Insertion sequences enrichment in extreme Red sea brine pool vent
Online Publication Date2016-12-03
Print Publication Date2017-03
Permanent link to this recordhttp://hdl.handle.net/10754/623560
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AbstractMobile genetic elements are major agents of genome diversification and evolution. Limited studies addressed their characteristics, including abundance, and role in extreme habitats. One of the rare natural habitats exposed to multiple-extreme conditions, including high temperature, salinity and concentration of heavy metals, are the Red Sea brine pools. We assessed the abundance and distribution of different mobile genetic elements in four Red Sea brine pools including the world’s largest known multiple-extreme deep-sea environment, the Red Sea Atlantis II Deep. We report a gradient in the abundance of mobile genetic elements, dramatically increasing in the harshest environment of the pool. Additionally, we identified a strong association between the abundance of insertion sequences and extreme conditions, being highest in the harshest and deepest layer of the Red Sea Atlantis II Deep. Our comparative analyses of mobile genetic elements in secluded, extreme and relatively non-extreme environments, suggest that insertion sequences predominantly contribute to polyextremophiles genome plasticity.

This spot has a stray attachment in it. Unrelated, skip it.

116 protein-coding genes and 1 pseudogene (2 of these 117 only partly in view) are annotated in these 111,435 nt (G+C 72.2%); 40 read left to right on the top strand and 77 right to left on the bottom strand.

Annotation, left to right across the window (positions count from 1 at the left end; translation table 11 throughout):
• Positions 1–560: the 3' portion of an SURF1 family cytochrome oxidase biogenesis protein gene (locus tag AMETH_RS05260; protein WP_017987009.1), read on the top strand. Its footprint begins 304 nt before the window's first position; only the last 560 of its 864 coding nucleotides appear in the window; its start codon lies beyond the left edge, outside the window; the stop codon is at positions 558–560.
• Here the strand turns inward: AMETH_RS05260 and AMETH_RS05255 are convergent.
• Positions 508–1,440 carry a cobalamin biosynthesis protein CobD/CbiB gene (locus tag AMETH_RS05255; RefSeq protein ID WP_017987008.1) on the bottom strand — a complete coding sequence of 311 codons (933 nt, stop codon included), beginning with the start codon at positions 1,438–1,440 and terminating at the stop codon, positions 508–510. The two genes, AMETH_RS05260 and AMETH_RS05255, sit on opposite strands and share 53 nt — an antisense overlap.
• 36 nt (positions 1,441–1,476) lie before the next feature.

CitationElbehery AHA, Aziz RK, Siam R (2016) Insertion sequences enrichment in extreme Red sea brine pool vent. Extremophiles 21: 271–282. Available: http://dx.doi.org/10.1007/s00792-016-0900-4.
SponsorsThis work was initially supported by King Abdullah University for Science and Technology Global Collaborative Partners (GCR) program. The work was funded by an American University in Cairo Faculty (Research) Support Grant to RS. AHAE was funded by a Youssef Jameel PhD Fellowship. The funders had no role in study design, data collection and interpretation, or the decision to submit the work for publication. We thank the crew and scientists on board of the KAUST Red Sea Expedition in spring 2010 and 2012, in particular, chief scientists Drs. Abdulaziz Al-Suwailem and Andre Antunes. We acknowledge Dr. Ahmed Abdelaziz and Amged Ouf of the American University in Cairo for DNA preparation and Mustafa Adel for assistance with the bioinformatics analysis.